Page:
Cross the social media divide
Cast your mind back five years: did your company ban or restrict internet use at work? Do you still have a ban in place, or has your company embraced online interaction? For those companies living in the social media dark ages, it’s time you pulled yourself into the 21st century.
Did you know that in 2025 generation Y – people born since the late 80s and early 90s – will make up 75% of the world’s workforce? (Source: BPW Foundation’s Gen Y study published in April 2011).
This is the first generation to have grown up with the internet and who view social networking as a normal part of everyday life. In a study ‘Connected World Report’ by Cisco published in October 2011, one in three students and young professionals said they would prioritise social media freedom, device flexibility and work mobility over salary in accepting a job offer.
Some 64% of college students said they had asked about social media usage policies during job interviews and around 24% says it would be a key factor in accepting the offer. It is clear, then, that companies need to rethink the way their employees work, to make major changes that will accommodate the unique work desires of this generation.
So what can those businesses that are frightened of this unfamiliar territory do? Well, the first thing is to learn what social media is and the benefits it can bring to your organisation. The advantages are numerous, including increased brand recognition and web traffic and improved customer service and feedback.
Get rid of that total ban
Talk to employees and customers to get their feedback on how social media should be used. You also need to think about when employees have access to social media sites; for example a manufacturing company may allow access during official break times, a marketing company on the other hand may allow access at any time. It all depends on what is best for your business.
The social media policy
Next comes the important bit – the social media policy. This should outline when and where social media can be accessed, what is required of the employee, state that monitoring and/or recording may take place and the consequences of breaching the policy.
When the policy has been written let employees know that it’s there. Unfortunately, employees sometimes say and do the wrong things on these sites, but this is usually down to the fact that their company has no guidelines or nothing has been communicated to staff.
Social media still presents itself as a challenge to many businesses, but it doesn’t have to. And if you want your company to be seen as innovative, exciting and dynamic then you should consider hopping on the social media bandwagon and start to future-proof your business.
Talk, talk case for race discrimination?
If you work in a company that employs a diverse workforce, then you will understand the difficulties that this sometimes presents, particularly the language issue. Consequently many employers are demanding that English is the only language to be spoken during work hours.
Having a common language does have benefits and can help to create a unified workplace. However, a blanket ban may have the opposite effect. Employees that speak English as a second or third language may feel that they are being unfairly targeted, which could result in claims for race discrimination.
If you want employees to speak English, you need to think carefully about what it is you are trying to achieve. You must have a legitimate business need that outweighs the discriminatory impact on the workforce and cannot reasonably be achieved by less discriminatory methods.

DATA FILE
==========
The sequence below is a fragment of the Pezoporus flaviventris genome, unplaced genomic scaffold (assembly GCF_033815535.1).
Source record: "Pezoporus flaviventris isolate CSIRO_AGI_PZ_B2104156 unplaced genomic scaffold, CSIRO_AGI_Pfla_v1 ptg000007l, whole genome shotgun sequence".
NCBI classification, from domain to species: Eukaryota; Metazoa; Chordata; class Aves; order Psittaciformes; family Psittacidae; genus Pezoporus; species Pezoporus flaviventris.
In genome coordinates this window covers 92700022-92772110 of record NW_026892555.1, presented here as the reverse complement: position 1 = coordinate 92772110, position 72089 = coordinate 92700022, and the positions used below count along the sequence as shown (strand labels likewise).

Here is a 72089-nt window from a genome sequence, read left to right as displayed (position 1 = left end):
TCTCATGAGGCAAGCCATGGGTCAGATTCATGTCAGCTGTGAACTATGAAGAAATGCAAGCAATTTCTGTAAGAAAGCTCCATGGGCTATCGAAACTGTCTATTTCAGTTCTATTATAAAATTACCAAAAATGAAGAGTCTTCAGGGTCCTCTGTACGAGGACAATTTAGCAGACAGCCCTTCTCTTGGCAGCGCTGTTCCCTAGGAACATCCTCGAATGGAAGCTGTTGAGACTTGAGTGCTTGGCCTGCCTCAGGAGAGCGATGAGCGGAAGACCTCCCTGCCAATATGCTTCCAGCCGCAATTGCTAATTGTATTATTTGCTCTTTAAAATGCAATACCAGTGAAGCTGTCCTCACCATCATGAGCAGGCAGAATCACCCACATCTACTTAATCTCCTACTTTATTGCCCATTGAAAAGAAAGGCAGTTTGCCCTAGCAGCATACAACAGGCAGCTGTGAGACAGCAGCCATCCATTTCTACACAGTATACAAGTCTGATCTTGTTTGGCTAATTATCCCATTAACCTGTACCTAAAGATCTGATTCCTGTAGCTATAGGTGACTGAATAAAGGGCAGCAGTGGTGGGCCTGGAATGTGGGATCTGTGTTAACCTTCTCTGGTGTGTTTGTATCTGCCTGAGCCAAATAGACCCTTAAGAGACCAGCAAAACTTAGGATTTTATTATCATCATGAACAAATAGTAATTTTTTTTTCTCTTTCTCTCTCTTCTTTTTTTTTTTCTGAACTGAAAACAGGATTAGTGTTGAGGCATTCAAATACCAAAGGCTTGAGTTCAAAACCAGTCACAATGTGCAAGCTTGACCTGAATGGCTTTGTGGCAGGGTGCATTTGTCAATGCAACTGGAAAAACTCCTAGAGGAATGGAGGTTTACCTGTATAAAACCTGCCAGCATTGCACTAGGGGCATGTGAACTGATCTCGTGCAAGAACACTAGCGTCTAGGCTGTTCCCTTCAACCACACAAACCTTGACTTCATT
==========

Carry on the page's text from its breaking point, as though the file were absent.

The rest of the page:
For example, can the business aim be achieved by stipulating that English is used when dealing with work matters or, in the case of the care industry, within the earshot of residents?
Implementing a common-language policy:
- Set up focus groups to discuss the situation and possible solutions. There is evidence that decisions and agreements made in groups gain greater commitment than those made by individuals.
- Fully consult with employees giving the reasons why you are planning to make such a move.
- Make sure that any policy is not discriminatory and that all employees are made aware of the policy and the consequences of breaching the policy.
Employees not pulling their weight?
What happens if someone isn’t pulling their weight? The last thing employers need in the current climate is to carry colleagues that are not doing their job. It affects morale within the company and can have an adverse effect on clients and business performance. So what can you do?
- Issue employees with a written statement of terms and conditions of employment within two months of the start of their employment.
- Have a written disciplinary procedure.
- New employees should be given a trial period, during which time their performance should be monitored.
- Make sure that all your employees understand their objectives, and those of your organisation, and that you monitor that performance closely.
- Have regular reviews with employees to discuss their performance against objectives.
- Even if the employee is still in their trial period, you may wish to consider using the disciplinary procedure to address performance issues because of the impact of the Acas Code of Practice.
- For all employees with more than one year’s service (two years’ service from April 2012), you must give warnings before dismissal. If you do not do this, an unfair dismissal claim would be successful.
- Treat people fairly and equally. Do not discriminate because of race, sex (including pregnancy), sexual orientation, religion or belief, disability, age, part-time status or fixed-term status.